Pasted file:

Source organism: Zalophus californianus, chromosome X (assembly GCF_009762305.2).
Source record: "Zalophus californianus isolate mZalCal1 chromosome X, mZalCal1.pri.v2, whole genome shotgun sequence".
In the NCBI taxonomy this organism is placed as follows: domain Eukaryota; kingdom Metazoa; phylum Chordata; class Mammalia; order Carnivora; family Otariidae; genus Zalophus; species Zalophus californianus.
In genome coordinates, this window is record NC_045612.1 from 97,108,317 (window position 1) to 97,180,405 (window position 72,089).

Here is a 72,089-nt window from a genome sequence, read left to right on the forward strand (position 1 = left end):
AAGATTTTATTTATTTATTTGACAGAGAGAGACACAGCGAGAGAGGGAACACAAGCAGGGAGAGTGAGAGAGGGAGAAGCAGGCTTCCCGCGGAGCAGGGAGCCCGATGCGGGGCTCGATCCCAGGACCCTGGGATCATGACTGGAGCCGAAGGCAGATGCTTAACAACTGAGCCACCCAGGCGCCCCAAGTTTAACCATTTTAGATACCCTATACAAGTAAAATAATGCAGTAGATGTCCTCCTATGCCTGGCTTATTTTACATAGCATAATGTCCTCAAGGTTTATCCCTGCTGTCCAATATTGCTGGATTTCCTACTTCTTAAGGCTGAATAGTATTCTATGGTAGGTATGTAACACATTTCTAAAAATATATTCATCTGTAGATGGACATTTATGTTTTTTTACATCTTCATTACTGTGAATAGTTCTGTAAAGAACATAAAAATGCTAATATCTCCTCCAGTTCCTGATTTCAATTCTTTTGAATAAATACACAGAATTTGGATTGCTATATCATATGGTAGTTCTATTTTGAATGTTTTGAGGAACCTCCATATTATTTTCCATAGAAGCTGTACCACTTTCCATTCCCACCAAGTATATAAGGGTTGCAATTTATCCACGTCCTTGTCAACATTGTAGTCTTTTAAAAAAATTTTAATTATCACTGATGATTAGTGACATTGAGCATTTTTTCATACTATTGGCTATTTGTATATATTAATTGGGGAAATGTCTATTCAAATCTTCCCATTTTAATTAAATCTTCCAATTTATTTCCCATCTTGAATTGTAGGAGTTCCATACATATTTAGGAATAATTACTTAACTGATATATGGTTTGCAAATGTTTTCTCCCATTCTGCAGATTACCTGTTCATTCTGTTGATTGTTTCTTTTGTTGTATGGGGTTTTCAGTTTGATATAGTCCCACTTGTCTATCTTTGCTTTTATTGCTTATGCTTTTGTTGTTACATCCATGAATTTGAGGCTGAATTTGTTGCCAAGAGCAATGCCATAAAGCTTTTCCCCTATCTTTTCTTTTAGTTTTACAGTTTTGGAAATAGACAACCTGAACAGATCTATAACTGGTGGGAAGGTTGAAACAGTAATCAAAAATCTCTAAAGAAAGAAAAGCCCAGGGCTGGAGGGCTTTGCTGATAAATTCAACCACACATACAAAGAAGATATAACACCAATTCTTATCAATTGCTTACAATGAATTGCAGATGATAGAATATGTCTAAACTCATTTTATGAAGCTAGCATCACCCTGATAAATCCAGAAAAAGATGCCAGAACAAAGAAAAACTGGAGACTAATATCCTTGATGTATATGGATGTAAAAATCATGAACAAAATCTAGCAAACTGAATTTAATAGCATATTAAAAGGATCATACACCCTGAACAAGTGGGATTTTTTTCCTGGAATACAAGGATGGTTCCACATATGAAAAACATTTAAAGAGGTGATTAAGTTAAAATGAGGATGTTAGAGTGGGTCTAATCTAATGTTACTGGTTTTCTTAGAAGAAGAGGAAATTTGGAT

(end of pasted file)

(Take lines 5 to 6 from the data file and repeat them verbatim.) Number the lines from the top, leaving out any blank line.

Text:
Here is a 72,089-nt window from a genome sequence, read left to right on the forward strand (position 1 = left end):
AAGATTTTATTTATTTATTTGACAGAGAGAGACACAGCGAGAGAGGGAACACAAGCAGGGAGAGTGAGAGAGGGAGAAGCAGGCTTCCCGCGGAGCAGGGAGCCCGATGCGGGGCTCGATCCCAGGACCCTGGGATCATGACTGGAGCCGAAGGCAGATGCTTAACAACTGAGCCACCCAGGCGCCCCAAGTTTAACCATTTTAGATACCCTATACAAGTAAAATAATGCAGTAGATGTCCTCCTATGCCTGGCTTATTTTACATAGCATAATGTCCTCAAGGTTTATCCCTGCTGTCCAATATTGCTGGATTTCCTACTTCTTAAGGCTGAATAGTATTCTATGGTAGGTATGTAACACATTTCTAAAAATATATTCATCTGTAGATGGACATTTATGTTTTTTTACATCTTCATTACTGTGAATAGTTCTGTAAAGAACATAAAAATGCTAATATCTCCTCCAGTTCCTGATTTCAATTCTTTTGAATAAATACACAGAATTTGGATTGCTATATCATATGGTAGTTCTATTTTGAATGTTTTGAGGAACCTCCATATTATTTTCCATAGAAGCTGTACCACTTTCCATTCCCACCAAGTATATAAGGGTTGCAATTTATCCACGTCCTTGTCAACATTGTAGTCTTTTAAAAAAATTTTAATTATCACTGATGATTAGTGACATTGAGCATTTTTTCATACTATTGGCTATTTGTATATATTAATTGGGGAAATGTCTATTCAAATCTTCCCATTTTAATTAAATCTTCCAATTTATTTCCCATCTTGAATTGTAGGAGTTCCATACATATTTAGGAATAATTACTTAACTGATATATGGTTTGCAAATGTTTTCTCCCATTCTGCAGATTACCTGTTCATTCTGTTGATTGTTTCTTTTGTTGTATGGGGTTTTCAGTTTGATATAGTCCCACTTGTCTATCTTTGCTTTTATTGCTTATGCTTTTGTTGTTACATCCATGAATTTGAGGCTGAATTTGTTGCCAAGAGCAATGCCATAAAGCTTTTCCCCTATCTTTTCTTTTAGTTTTACAGTTTTGGAAATAGACAACCTGAACAGATCTATAACTGGTGGGAAGGTTGAAACAGTAATCAAAAATCTCTAAAGAAAGAAAAGCCCAGGGCTGGAGGGCTTTGCTGATAAATTCAACCACACATACAAAGAAGATATAACACCAATTCTTATCAATTGCTTACAATGAATTGCAGATGATAGAATATGTCTAAACTCATTTTATGAAGCTAGCATCACCCTGATAAATCCAGAAAAAGATGCCAGAACAAAGAAAAACTGGAGACTAATATCCTTGATGTATATGGATGTAAAAATCATGAACAAAATCTAGCAAACTGAATTTAATAGCATATTAAAAGGATCATACACCCTGAACAAGTGGGATTTTTTTCCTGGAATACAAGGATGGTTCCACATATGAAAAACATTTAAAGAGGTGATTAAGTTAAAATGAGGATGTTAGAGTGGGTCTAATCTAATGTTACTGGTTTTCTTAGAAGAAGAGGAAATTTGGAT